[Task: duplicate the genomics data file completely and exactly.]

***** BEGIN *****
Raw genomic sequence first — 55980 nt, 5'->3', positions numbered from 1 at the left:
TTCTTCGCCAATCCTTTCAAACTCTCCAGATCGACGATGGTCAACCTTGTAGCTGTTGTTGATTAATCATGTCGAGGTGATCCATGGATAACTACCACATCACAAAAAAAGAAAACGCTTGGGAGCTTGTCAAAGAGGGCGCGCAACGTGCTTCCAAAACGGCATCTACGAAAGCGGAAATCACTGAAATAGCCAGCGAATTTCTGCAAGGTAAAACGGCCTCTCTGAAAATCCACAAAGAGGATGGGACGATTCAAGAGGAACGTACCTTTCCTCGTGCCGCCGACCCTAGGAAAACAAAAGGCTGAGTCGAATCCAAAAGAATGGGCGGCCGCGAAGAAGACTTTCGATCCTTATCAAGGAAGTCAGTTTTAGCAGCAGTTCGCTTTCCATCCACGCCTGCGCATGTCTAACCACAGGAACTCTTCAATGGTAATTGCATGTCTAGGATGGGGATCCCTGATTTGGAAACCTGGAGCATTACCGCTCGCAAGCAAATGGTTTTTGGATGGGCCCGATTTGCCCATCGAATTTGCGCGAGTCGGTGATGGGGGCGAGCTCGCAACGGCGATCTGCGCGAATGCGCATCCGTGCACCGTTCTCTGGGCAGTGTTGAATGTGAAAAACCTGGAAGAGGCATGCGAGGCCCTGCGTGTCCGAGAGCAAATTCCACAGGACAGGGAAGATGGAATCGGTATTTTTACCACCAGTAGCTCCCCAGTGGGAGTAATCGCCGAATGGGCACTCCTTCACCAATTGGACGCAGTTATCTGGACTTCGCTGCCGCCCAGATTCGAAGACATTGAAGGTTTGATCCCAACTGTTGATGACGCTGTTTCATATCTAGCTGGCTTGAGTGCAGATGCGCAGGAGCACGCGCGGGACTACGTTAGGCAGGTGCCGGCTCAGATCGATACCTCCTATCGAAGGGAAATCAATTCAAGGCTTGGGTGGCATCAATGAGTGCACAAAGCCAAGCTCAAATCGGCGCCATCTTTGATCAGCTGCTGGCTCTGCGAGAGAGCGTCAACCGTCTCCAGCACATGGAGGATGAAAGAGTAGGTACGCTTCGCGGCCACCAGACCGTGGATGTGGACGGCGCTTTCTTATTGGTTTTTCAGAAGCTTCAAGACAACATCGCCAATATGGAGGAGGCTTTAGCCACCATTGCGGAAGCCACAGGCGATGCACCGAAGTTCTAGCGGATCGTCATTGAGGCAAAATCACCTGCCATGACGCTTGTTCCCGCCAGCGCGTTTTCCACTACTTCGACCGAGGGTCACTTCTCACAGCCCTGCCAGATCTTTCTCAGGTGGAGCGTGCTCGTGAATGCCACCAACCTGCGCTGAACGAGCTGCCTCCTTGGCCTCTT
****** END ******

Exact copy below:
Raw genomic sequence first — 55980 nt, 5'->3', positions numbered from 1 at the left:
TTCTTCGCCAATCCTTTCAAACTCTCCAGATCGACGATGGTCAACCTTGTAGCTGTTGTTGATTAATCATGTCGAGGTGATCCATGGATAACTACCACATCACAAAAAAAGAAAACGCTTGGGAGCTTGTCAAAGAGGGCGCGCAACGTGCTTCCAAAACGGCATCTACGAAAGCGGAAATCACTGAAATAGCCAGCGAATTTCTGCAAGGTAAAACGGCCTCTCTGAAAATCCACAAAGAGGATGGGACGATTCAAGAGGAACGTACCTTTCCTCGTGCCGCCGACCCTAGGAAAACAAAAGGCTGAGTCGAATCCAAAAGAATGGGCGGCCGCGAAGAAGACTTTCGATCCTTATCAAGGAAGTCAGTTTTAGCAGCAGTTCGCTTTCCATCCACGCCTGCGCATGTCTAACCACAGGAACTCTTCAATGGTAATTGCATGTCTAGGATGGGGATCCCTGATTTGGAAACCTGGAGCATTACCGCTCGCAAGCAAATGGTTTTTGGATGGGCCCGATTTGCCCATCGAATTTGCGCGAGTCGGTGATGGGGGCGAGCTCGCAACGGCGATCTGCGCGAATGCGCATCCGTGCACCGTTCTCTGGGCAGTGTTGAATGTGAAAAACCTGGAAGAGGCATGCGAGGCCCTGCGTGTCCGAGAGCAAATTCCACAGGACAGGGAAGATGGAATCGGTATTTTTACCACCAGTAGCTCCCCAGTGGGAGTAATCGCCGAATGGGCACTCCTTCACCAATTGGACGCAGTTATCTGGACTTCGCTGCCGCCCAGATTCGAAGACATTGAAGGTTTGATCCCAACTGTTGATGACGCTGTTTCATATCTAGCTGGCTTGAGTGCAGATGCGCAGGAGCACGCGCGGGACTACGTTAGGCAGGTGCCGGCTCAGATCGATACCTCCTATCGAAGGGAAATCAATTCAAGGCTTGGGTGGCATCAATGAGTGCACAAAGCCAAGCTCAAATCGGCGCCATCTTTGATCAGCTGCTGGCTCTGCGAGAGAGCGTCAACCGTCTCCAGCACATGGAGGATGAAAGAGTAGGTACGCTTCGCGGCCACCAGACCGTGGATGTGGACGGCGCTTTCTTATTGGTTTTTCAGAAGCTTCAAGACAACATCGCCAATATGGAGGAGGCTTTAGCCACCATTGCGGAAGCCACAGGCGATGCACCGAAGTTCTAGCGGATCGTCATTGAGGCAAAATCACCTGCCATGACGCTTGTTCCCGCCAGCGCGTTTTCCACTACTTCGACCGAGGGTCACTTCTCACAGCCCTGCCAGATCTTTCTCAGGTGGAGCGTGCTCGTGAATGCCACCAACCTGCGCTGAACGAGCTGCCTCCTTGGCCTCTT